When Vancouverites head south to watch the Seattle Mariners play this season, they'll find the food has become a whole other ball game.
Safeco Field is offering a rather unusual snack for sports fans to enjoy: toasted grasshoppers, also known as chapulines.
"At first we kinda looked at each other and said, 'I don't think so,' " said Mariners spokesperson Rebecca Hale of the first taste test of the snack, provided by subcontracted local Mexican restaurant Poquitos.
"It occurred to us that it might be fun since it was authentic … we thought, let's try it, it'll be a bit of a novelty, we probably won't sell very many of them."
But "things just exploded."
Ballpark limits sales
Chapulines are associated with Mexico's Oaxaca state, on the country's southwest coast. At Safeco, the grasshoppers are served with a chili lime and sea salt seasoning.
Originally brought in as a novelty, they've proven so popular at the ballpark that supply problems have emerged.
"We sold about 30 pounds of grasshoppers in the first three games and that was the entire supply they expected to need maybe through July," Hale said.
To conserve supply, the ballpark started limiting sales to just over 300 orders per game.
At Wednesday's game against the Miami Marlins, that limit was reportedly reached 30 minutes before the first pitch.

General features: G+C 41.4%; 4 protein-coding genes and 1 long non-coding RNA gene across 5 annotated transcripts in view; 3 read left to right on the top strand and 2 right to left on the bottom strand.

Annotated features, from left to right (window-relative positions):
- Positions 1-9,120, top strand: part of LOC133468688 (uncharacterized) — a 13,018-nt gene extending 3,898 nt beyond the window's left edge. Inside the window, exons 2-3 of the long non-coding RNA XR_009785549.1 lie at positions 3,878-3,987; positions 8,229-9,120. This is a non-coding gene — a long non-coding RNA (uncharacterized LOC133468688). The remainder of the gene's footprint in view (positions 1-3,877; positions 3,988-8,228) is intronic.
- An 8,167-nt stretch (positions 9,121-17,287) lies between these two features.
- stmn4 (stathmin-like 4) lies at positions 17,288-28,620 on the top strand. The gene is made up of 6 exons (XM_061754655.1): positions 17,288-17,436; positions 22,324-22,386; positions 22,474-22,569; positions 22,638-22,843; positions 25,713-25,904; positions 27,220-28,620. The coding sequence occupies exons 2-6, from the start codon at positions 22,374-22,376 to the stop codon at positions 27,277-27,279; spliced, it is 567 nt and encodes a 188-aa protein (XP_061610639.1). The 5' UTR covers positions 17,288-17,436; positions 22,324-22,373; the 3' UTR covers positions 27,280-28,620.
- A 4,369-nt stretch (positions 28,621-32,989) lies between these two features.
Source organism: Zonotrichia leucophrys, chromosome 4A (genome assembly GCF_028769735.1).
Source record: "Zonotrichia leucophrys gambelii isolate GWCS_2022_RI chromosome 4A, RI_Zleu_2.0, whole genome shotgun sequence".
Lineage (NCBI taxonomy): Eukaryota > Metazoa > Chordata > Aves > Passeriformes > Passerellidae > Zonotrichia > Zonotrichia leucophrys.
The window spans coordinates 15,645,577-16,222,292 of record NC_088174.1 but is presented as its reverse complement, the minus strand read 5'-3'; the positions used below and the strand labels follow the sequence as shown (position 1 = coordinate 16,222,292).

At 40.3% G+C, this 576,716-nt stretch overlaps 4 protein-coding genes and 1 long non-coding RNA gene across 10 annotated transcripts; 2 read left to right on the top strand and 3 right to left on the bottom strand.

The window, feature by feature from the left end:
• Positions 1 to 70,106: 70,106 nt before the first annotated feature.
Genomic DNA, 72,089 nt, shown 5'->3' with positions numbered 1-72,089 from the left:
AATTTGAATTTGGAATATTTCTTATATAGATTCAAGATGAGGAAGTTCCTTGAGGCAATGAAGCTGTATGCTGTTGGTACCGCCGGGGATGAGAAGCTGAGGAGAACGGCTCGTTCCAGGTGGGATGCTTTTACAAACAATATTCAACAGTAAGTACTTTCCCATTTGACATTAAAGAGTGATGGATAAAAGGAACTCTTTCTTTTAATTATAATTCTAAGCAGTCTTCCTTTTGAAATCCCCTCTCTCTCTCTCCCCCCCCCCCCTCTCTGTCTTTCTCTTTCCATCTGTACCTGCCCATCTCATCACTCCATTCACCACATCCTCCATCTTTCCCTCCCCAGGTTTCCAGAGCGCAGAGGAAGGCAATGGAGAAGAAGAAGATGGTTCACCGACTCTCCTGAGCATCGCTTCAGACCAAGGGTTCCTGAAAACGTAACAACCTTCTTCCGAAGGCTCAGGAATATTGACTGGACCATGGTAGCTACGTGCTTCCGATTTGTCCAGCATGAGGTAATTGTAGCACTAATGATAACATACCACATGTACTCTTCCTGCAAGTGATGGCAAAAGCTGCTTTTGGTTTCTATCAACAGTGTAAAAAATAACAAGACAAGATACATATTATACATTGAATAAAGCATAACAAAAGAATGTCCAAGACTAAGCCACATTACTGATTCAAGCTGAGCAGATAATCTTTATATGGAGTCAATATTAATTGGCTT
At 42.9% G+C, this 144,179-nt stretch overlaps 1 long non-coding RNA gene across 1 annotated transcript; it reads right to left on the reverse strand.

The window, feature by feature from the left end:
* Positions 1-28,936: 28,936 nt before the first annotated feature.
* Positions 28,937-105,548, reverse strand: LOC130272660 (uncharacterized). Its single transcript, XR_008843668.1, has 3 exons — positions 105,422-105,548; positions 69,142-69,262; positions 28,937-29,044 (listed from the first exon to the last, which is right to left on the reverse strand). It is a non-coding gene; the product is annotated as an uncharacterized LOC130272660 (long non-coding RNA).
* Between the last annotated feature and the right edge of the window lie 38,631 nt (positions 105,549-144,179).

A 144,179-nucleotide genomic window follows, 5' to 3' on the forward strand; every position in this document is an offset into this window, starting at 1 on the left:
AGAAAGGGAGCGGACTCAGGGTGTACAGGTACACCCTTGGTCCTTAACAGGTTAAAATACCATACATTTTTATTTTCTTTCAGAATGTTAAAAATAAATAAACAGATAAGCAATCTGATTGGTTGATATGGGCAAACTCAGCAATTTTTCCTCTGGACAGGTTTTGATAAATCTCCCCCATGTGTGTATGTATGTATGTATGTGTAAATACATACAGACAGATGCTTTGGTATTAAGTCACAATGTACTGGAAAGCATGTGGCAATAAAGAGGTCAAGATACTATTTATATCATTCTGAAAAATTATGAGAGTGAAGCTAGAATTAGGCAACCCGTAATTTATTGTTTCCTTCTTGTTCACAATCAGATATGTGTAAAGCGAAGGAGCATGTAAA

Could trend hop across border?
Hale says the grasshoppers are part of an effort from the Mariners and other North American pro sports teams to reflect the communities they play in.
The Mariners in particular have been lauded for offering gourmet, local and diverse food at games, a trend embraced in Vancouver.
For example, at Nat Bailey Stadium, home of the Vancouver Canadians baseball team, the city's famous sushi is available — but grasshoppers probably won't be.
"I think grasshoppers might be in foul territory, no pun intended," spokesperson Rob Fai said. "If there was a petition where there was a mass amount of people looking for grasshoppers, of course we would entertain it.
"Let's just say I won't be waiting by the mailbox."
So it looks like fans who want a treat with hops at Vancouver Canadians games will have to stick to beer.